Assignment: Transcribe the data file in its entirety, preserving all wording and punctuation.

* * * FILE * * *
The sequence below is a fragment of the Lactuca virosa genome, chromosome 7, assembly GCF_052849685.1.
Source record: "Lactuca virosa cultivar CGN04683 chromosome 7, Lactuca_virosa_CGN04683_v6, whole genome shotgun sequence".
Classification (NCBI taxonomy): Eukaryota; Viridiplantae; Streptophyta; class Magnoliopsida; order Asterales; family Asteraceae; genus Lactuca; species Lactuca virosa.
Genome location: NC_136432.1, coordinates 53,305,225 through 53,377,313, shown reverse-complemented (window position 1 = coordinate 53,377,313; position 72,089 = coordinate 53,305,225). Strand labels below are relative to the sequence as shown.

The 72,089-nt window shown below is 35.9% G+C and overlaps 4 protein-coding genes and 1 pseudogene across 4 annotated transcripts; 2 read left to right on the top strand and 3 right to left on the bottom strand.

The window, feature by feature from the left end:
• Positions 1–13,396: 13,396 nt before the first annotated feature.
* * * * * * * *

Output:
The sequence below is a fragment of the Lactuca virosa genome, chromosome 7, assembly GCF_052849685.1.
Source record: "Lactuca virosa cultivar CGN04683 chromosome 7, Lactuca_virosa_CGN04683_v6, whole genome shotgun sequence".
Classification (NCBI taxonomy): Eukaryota; Viridiplantae; Streptophyta; class Magnoliopsida; order Asterales; family Asteraceae; genus Lactuca; species Lactuca virosa.
Genome location: NC_136432.1, coordinates 53,305,225 through 53,377,313, shown reverse-complemented (window position 1 = coordinate 53,377,313; position 72,089 = coordinate 53,305,225). Strand labels below are relative to the sequence as shown.

The 72,089-nt window shown below is 35.9% G+C and overlaps 4 protein-coding genes and 1 pseudogene across 4 annotated transcripts; 2 read left to right on the top strand and 3 right to left on the bottom strand.

The window, feature by feature from the left end:
• Positions 1–13,396: 13,396 nt before the first annotated feature.